Experimental study of humic acid adsorption onto bacterial and Al-mineral surfaces; a chemical equilibrium approach

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Authors:Fein, Jeremy B.; Guclu, Kubilay; Kaulbach, Emily; McCoy, Kaycee
Author Affiliations:Primary:
University of Notre Dame, Department of Civil Engineering and Geological Sciences, Notre Dame, IN, United States
Volume Title:Geological Society of America, 1998 annual meeting
Source:Abstracts with Programs - Geological Society of America, 30(7), p.205; Geological Society of America, 1998 annual meeting, Toronto, ON, Canada, Oct. 26-29, 1998. Publisher: Geological Society of America (GSA), Boulder, CO, United States. ISSN: 0016-7592
Publication Date:1998
Note:In English
Summary:Aqueous metal and organic contaminant transport can be strongly influenced by the behavior of humic acids and bacteria in groundwater systems. Both humic acids and bacterial surfaces can adsorb contaminant metals and organic molecules, tying the mobility of the contaminants to that of the sorbents. Enhanced contaminant transport is possible when humic acids and/or bacteria are mobile in the subsurface. Therefore, in order to quantitatively model the effects of humic acid and bacteria on contaminant transport, it is crucial to understand the controls on the mobilities of each in water-rock systems.In this study, we measured the adsorption and desorption behavior of humic acid in mineral-only, bacteria-only, and mineral-bacteria systems. The experiments were conducted at constant ionic strength, and the adsorption behavior was determined as a function of pH and sorbent:humic ratio. In order to isolate specific adsorption reactions, we used corundum (Al2O3) as representative of Al mineral surface sites, and the Gram-positive species Bacillus subtilis as representative of a common type of subsurface bacteria. Aldrich humic acid was used in all experiments, and the extent of adsorption of the humic acid onto each sorbent was determined using a uv-vis spectrophotometric technique. The experimental results indicate that both Al mineral surface sites and bacterial cell walls efficiently adsorb humic acid. Adsorption of humic acid onto each type of site is highest under low pH conditions, and decreases with increasing pH. The decrease in adsorption is likely due to increased electronegativity of each type of surface with increasing pH. Adsorption is completely reversible in the systems studied, and we use a chemical equilibrium approach to model the data. The accuracy of the approach was tested by estimating the extent of adsorption that occurs in a humic-bacteria-mineral system, based solely on independently-obtained measurements of humic-bacteria and humic-mineral adsorption. The estimated adsorption behavior is in excellent agreement with that observed in the complex ternary system, suggesting that the chemical equilibrium approach can adequately quantify the distribution of humic acid in realistic bacteria-water-rock systems.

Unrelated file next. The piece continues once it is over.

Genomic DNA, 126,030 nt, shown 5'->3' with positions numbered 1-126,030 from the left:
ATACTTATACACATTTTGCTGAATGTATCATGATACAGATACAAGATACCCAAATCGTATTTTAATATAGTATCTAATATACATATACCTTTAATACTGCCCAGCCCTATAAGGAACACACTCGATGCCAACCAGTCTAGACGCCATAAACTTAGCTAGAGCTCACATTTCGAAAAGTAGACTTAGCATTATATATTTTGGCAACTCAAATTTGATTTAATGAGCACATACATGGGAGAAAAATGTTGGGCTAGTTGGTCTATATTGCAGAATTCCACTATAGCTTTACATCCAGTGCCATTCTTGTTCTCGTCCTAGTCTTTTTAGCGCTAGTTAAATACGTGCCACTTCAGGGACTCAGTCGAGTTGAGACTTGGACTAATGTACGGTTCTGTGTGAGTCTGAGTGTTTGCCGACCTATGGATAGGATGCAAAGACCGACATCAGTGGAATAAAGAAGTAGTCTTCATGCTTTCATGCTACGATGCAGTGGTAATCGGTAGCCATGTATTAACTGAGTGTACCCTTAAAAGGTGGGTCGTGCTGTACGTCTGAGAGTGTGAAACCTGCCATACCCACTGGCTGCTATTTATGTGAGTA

Subjects:Adsorption; Aluminum; Controls; Corundum; Desorption; Experimental studies; Ground water; Humic acids; Humic substances; Metals; Organic acids; Organic compounds; Oxides; PH; Pollutants; Pollution; Quantitative analysis; Transport; Water-rock interaction; Bacteria
Record ID:1999017343
Copyright Information:GeoRef, Copyright 2018 American Geosciences Institute. Reference includes data supplied by the Geological Society of America, Boulder, CO, United States
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